By way of example I'm going to compare two different methods, two closed form solutions, Einstein and Schwartz, and Duddeck and Erdmann with the Fenner Packer curve, a method that is well recognized to model ground arching. It's not a perfect compariosn because the Fenner Packer curve can only model ground where Ko is 1, but it is sufficient to demonstrate how the closed form solutions model arching.

To compare these two methods I've run the closed form solutions whith a variety of different E values for the lining. The high values model a case where the support is stiff or in Fenner Packer terms the supporting pressure is high. The low E values model the case where the support is flexible or the support pressure is low. We can get the radial displacement from the closed form solutions using their standard equations. To get an equivalent support pressure we just find the axial hoop force and divide it by the tunnel radisu which gives an estiamte of the equivalent vericla load applied to the excavation.

For comparison purposes I've modelled two different cases with the following parameters:

Parameter Value
Internal dimeter 11.65m
Case Case 1 Case 2
Typical strata Overconsolidated clay Weak rock
Tunnel diameter 6m 12m
Vertical pressure 700kPa 2000kPa
Elastic modulus 50MPa 500MPa
Poisson's ratio 0.2 0.3
Friction angle 22° 39°
Effective cohesion 15kPa 100kPa
Lining thickness 200mm 200mm

Plotting the Fenner Packer curve for these two different cases we can see how much arching the models assume for a given convergence. When the supporting pressure is the same as the in-situ vertical pressure there is no arching in the ground. As the supporting pressure decreases the ground has to take more of the load with the support taking less of the load.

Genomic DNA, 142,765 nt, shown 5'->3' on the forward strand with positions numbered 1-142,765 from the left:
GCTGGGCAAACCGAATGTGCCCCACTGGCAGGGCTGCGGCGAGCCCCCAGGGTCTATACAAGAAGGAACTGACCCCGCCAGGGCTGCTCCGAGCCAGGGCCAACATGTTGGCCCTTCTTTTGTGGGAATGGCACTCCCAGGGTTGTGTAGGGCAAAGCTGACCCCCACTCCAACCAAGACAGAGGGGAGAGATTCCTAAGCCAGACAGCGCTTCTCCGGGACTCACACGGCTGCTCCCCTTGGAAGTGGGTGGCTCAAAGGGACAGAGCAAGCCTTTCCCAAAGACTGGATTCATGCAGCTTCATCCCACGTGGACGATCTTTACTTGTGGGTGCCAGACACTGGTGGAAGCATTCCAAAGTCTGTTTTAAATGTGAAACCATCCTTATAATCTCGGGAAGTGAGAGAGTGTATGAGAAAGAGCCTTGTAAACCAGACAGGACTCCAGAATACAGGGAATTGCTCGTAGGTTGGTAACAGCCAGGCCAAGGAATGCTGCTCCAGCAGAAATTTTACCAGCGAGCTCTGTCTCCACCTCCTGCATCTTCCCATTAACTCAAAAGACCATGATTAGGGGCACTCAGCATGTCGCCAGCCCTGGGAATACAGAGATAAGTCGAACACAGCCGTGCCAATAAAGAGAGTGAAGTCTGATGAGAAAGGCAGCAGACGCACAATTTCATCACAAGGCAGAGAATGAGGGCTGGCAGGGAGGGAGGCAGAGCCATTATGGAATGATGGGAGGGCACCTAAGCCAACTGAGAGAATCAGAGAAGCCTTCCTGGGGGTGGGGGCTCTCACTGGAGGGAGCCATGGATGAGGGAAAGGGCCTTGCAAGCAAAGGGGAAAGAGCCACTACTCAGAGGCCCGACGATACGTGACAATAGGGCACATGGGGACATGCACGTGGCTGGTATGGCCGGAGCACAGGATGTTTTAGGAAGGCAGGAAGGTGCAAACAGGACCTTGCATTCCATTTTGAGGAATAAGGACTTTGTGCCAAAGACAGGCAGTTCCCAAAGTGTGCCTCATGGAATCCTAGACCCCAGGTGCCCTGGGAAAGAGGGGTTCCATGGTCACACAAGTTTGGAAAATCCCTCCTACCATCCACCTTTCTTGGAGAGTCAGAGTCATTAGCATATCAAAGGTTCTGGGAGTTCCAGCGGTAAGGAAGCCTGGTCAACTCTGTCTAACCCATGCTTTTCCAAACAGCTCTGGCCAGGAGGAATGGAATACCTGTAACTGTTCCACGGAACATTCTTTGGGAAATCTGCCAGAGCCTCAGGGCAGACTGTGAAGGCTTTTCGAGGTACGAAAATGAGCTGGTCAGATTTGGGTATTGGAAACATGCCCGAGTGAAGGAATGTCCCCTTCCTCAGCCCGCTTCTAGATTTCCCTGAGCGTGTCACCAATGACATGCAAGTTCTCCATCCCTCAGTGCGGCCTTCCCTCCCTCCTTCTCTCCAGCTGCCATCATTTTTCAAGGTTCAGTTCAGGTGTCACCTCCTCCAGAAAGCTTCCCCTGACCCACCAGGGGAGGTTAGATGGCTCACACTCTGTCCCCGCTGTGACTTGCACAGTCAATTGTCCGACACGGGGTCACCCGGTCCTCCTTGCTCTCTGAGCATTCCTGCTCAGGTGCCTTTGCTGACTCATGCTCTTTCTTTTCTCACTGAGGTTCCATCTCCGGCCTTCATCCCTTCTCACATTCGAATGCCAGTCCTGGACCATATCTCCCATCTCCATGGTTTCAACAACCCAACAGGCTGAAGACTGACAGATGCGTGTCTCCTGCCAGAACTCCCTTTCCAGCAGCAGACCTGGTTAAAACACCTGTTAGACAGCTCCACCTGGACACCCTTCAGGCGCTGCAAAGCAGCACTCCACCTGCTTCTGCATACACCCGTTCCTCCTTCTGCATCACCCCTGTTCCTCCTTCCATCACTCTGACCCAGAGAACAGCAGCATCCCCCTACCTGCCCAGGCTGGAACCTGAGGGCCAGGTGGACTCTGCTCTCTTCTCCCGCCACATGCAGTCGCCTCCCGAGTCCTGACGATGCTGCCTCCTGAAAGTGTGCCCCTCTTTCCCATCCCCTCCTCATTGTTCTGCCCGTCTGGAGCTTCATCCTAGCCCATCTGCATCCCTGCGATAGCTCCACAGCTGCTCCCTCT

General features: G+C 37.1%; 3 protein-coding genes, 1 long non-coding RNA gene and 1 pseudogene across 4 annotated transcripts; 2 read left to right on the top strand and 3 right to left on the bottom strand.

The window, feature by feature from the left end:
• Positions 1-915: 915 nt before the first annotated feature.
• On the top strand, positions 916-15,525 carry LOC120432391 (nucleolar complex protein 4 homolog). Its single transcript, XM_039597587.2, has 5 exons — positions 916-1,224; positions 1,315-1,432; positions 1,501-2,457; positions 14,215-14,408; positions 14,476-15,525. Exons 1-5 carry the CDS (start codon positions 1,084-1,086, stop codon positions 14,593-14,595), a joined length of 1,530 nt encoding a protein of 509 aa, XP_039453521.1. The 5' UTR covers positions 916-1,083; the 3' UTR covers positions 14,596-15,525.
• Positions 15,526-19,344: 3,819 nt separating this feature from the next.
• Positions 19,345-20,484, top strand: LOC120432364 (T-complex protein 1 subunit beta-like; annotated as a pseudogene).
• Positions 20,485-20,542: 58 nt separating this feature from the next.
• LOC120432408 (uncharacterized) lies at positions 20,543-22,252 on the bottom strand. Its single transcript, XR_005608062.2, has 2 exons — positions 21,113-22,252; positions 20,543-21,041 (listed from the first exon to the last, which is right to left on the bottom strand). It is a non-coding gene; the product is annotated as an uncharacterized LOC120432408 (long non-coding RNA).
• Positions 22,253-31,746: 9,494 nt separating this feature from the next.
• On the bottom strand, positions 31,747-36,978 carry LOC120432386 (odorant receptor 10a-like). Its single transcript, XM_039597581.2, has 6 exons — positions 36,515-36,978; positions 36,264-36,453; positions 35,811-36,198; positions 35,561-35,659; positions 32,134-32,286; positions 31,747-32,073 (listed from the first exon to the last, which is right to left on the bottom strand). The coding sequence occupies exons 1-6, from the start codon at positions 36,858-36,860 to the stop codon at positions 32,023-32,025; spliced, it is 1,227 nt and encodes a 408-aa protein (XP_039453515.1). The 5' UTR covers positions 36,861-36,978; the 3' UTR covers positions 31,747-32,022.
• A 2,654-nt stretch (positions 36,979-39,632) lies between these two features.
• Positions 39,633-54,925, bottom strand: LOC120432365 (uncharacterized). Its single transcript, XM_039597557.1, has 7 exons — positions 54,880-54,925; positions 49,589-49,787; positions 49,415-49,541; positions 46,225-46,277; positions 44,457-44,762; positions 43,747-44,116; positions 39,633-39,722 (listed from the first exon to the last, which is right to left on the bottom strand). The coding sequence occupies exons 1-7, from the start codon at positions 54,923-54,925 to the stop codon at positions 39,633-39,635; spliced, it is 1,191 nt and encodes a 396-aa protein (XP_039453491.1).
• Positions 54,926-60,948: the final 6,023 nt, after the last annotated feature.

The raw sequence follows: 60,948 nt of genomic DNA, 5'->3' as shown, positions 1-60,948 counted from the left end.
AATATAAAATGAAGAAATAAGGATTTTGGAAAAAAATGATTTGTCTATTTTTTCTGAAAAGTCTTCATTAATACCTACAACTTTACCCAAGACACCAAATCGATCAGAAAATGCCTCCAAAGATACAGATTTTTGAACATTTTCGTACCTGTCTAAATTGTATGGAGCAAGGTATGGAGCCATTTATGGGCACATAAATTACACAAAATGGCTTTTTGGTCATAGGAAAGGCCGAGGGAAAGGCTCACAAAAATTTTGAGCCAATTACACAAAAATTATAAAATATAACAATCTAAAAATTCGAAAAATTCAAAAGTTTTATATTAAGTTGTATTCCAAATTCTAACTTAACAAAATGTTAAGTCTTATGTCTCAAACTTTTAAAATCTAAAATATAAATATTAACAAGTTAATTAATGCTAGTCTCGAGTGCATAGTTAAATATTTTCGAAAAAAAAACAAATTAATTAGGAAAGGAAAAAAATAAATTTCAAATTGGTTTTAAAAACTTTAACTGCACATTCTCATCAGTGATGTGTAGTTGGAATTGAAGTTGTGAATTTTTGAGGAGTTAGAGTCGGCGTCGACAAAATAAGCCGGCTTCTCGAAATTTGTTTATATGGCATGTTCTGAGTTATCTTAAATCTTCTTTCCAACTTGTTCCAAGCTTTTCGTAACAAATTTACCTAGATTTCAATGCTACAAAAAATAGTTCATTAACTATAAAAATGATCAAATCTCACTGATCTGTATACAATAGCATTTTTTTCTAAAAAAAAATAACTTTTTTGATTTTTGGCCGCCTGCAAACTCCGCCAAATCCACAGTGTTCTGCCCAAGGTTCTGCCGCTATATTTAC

Fenner Packer curve for Overconsolidated Clay for the the classic plastic solution and the solutions derived using Einstein and Schwatrz and Duddeck and Erdmann.

Fenner Packer curve for Overconsolidated Clay for the the classic plastic solution and the solutions derived using Einstein and Schwatrz and Duddeck and Erdmann.

Fenner Packer curve for Weak Rock for the the classic plastic solution and the solutions derived using Einstein and Schwatrz and Duddeck and Erdmann.

Fenner Packer curve for Weak Rock for the the classic plastic solution and the solutions derived using Einstein and Schwatrz and Duddeck and Erdmann.

It is clear from these two plots that in both cases, where the strains are relatively large, the assumptions of the closed form solutions break down and the solutions over predict the ability of the ground to arch and hence under predict the amount of load on the lining. Any approach which considers that the closed form solutions under predict arching and especially those that introduce additional arching by reducing the effective pressure put into the model may under predict the load on the lining.

Of course the good news is that in both of these cases large deformations had to occur prior to the plasticity occurring. In most uses of the closed form solutions we tend not to assume large amounts of relaxation as the tunnel is installed and we tend to consider relatively stiff lining systems so I don't think it needs to change the way most of us apply the closed form solutions.